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    Jessica Anya Blau, No. 99. An excerpt: "At 4, Jessica Anya Blau thought that kids were strange and had no friends her own age; she didn't want to play Butts and Vaginas with them. Her best friend was a 70-year-old widow who let Jessica play with her sock monkey."
    Photo by Lindsay Fleming/Postcards courtesy Michael Kimball
  • Shanti Perez, No. 102. An excerpt: "When she was 14, her mother kicked her out of the house and Shanti traveled the homeless circuit. Nothing bad happened. A few years later, Shanti had two wonderful boys — Ki Song and K.C. Later, Shanti went to college where she studied anthropology, computers, and business (now she has an MFA in creative writing and an MA in management). Sometimes, college wa...
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    Shanti Perez, No. 102. An excerpt: "When she was 14, her mother kicked her out of the house and Shanti traveled the homeless circuit. Nothing bad happened. A few years later, Shanti had two wonderful boys — Ki Song and K.C. Later, Shanti went to college where she studied anthropology, computers, and business (now she has an MFA in creative writing and an MA in management). Sometimes, college was difficult; to cope, Shanti kept her pet snake in her bra when she went to class."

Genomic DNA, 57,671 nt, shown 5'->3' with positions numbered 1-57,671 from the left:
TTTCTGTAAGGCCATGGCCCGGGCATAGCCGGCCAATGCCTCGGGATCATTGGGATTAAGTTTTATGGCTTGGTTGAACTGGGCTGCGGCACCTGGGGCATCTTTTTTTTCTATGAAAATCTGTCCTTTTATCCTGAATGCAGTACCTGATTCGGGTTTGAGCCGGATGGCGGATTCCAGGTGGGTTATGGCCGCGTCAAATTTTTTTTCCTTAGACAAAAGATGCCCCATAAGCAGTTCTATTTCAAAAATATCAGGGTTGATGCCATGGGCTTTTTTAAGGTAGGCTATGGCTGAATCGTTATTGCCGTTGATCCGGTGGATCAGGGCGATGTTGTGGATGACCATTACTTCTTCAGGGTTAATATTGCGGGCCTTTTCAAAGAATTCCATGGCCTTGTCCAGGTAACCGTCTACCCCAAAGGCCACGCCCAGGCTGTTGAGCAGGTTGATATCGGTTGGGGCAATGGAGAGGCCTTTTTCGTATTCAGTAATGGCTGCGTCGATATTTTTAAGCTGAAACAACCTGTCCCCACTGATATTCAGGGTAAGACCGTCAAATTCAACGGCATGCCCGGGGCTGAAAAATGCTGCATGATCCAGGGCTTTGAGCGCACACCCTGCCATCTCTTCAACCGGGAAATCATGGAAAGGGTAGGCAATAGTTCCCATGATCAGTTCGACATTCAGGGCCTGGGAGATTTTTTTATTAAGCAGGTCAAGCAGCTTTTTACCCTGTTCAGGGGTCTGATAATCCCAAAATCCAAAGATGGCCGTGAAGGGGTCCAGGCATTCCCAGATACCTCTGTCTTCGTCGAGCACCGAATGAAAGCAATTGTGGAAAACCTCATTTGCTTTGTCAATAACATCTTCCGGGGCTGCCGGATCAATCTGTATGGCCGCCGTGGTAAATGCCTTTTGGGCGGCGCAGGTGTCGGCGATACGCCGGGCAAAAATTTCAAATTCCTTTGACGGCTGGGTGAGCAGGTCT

Photo by Chatchawal Pasomdee/Postcards courtesy Michael Kimball
  • Rachel Joy, No. 103. An excerpt: "In 2005, [Joy] was staying with her father when she found him dead in his bed. The worst part of dealing with her father's death was that everybody wanted her to tell the story of finding him. The only time her father ever said that he was proud of her was when he read her dissertation. After that she moved around a lot again. Rachel will do anything on a dare,...
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    Rachel Joy, No. 103. An excerpt: "In 2005, [Joy] was staying with her father when she found him dead in his bed. The worst part of dealing with her father's death was that everybody wanted her to tell the story of finding him. The only time her father ever said that he was proud of her was when he read her dissertation. After that she moved around a lot again. Rachel will do anything on a dare, but she has trouble trusting people and lives a rather lonely life."
    Photo courtesy Rachel Joy/Postcards courtesy Michael Kimball